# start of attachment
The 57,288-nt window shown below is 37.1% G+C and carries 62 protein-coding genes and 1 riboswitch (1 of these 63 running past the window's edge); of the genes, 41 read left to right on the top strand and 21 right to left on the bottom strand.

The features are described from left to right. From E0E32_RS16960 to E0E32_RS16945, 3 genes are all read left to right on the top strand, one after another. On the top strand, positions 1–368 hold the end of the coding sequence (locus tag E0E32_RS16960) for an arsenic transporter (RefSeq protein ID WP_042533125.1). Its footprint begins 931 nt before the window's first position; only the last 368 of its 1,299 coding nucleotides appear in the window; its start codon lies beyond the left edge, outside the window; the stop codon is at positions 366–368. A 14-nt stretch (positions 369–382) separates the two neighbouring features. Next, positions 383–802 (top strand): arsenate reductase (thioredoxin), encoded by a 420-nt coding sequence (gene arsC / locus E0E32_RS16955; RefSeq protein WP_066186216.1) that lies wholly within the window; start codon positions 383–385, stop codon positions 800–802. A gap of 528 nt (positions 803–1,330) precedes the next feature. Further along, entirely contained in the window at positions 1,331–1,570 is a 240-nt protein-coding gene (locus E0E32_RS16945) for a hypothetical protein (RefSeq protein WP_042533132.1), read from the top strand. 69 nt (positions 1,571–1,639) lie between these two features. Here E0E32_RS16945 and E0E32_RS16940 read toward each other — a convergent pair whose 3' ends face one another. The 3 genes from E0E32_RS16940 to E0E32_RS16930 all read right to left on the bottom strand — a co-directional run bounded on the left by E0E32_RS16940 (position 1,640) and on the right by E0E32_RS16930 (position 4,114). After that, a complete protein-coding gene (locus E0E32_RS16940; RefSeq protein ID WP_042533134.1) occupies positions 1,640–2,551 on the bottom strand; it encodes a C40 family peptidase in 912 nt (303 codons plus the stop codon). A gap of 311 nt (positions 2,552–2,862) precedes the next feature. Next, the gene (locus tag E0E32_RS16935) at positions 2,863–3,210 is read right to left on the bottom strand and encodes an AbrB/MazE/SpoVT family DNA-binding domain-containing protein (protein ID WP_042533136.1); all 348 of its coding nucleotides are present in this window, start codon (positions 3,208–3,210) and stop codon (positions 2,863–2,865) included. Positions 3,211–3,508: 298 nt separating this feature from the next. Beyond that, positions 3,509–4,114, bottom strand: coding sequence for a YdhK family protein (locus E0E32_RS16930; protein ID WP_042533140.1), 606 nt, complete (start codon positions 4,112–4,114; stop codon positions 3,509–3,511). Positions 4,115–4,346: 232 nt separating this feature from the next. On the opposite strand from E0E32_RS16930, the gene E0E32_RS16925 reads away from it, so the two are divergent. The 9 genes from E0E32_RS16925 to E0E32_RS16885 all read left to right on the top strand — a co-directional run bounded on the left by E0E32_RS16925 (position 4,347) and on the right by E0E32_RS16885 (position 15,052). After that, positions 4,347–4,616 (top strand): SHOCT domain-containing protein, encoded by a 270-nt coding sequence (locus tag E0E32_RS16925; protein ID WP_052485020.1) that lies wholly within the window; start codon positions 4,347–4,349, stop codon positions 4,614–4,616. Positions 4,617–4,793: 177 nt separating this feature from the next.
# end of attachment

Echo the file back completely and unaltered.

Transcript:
The 57,288-nt window shown below is 37.1% G+C and carries 62 protein-coding genes and 1 riboswitch (1 of these 63 running past the window's edge); of the genes, 41 read left to right on the top strand and 21 right to left on the bottom strand.

The features are described from left to right. From E0E32_RS16960 to E0E32_RS16945, 3 genes are all read left to right on the top strand, one after another. On the top strand, positions 1–368 hold the end of the coding sequence (locus tag E0E32_RS16960) for an arsenic transporter (RefSeq protein ID WP_042533125.1). Its footprint begins 931 nt before the window's first position; only the last 368 of its 1,299 coding nucleotides appear in the window; its start codon lies beyond the left edge, outside the window; the stop codon is at positions 366–368. A 14-nt stretch (positions 369–382) separates the two neighbouring features. Next, positions 383–802 (top strand): arsenate reductase (thioredoxin), encoded by a 420-nt coding sequence (gene arsC / locus E0E32_RS16955; RefSeq protein WP_066186216.1) that lies wholly within the window; start codon positions 383–385, stop codon positions 800–802. A gap of 528 nt (positions 803–1,330) precedes the next feature. Further along, entirely contained in the window at positions 1,331–1,570 is a 240-nt protein-coding gene (locus E0E32_RS16945) for a hypothetical protein (RefSeq protein WP_042533132.1), read from the top strand. 69 nt (positions 1,571–1,639) lie between these two features. Here E0E32_RS16945 and E0E32_RS16940 read toward each other — a convergent pair whose 3' ends face one another. The 3 genes from E0E32_RS16940 to E0E32_RS16930 all read right to left on the bottom strand — a co-directional run bounded on the left by E0E32_RS16940 (position 1,640) and on the right by E0E32_RS16930 (position 4,114). After that, a complete protein-coding gene (locus E0E32_RS16940; RefSeq protein ID WP_042533134.1) occupies positions 1,640–2,551 on the bottom strand; it encodes a C40 family peptidase in 912 nt (303 codons plus the stop codon). A gap of 311 nt (positions 2,552–2,862) precedes the next feature. Next, the gene (locus tag E0E32_RS16935) at positions 2,863–3,210 is read right to left on the bottom strand and encodes an AbrB/MazE/SpoVT family DNA-binding domain-containing protein (protein ID WP_042533136.1); all 348 of its coding nucleotides are present in this window, start codon (positions 3,208–3,210) and stop codon (positions 2,863–2,865) included. Positions 3,211–3,508: 298 nt separating this feature from the next. Beyond that, positions 3,509–4,114, bottom strand: coding sequence for a YdhK family protein (locus E0E32_RS16930; protein ID WP_042533140.1), 606 nt, complete (start codon positions 4,112–4,114; stop codon positions 3,509–3,511). Positions 4,115–4,346: 232 nt separating this feature from the next. On the opposite strand from E0E32_RS16930, the gene E0E32_RS16925 reads away from it, so the two are divergent. The 9 genes from E0E32_RS16925 to E0E32_RS16885 all read left to right on the top strand — a co-directional run bounded on the left by E0E32_RS16925 (position 4,347) and on the right by E0E32_RS16885 (position 15,052). After that, positions 4,347–4,616 (top strand): SHOCT domain-containing protein, encoded by a 270-nt coding sequence (locus tag E0E32_RS16925; protein ID WP_052485020.1) that lies wholly within the window; start codon positions 4,347–4,349, stop codon positions 4,614–4,616. Positions 4,617–4,793: 177 nt separating this feature from the next.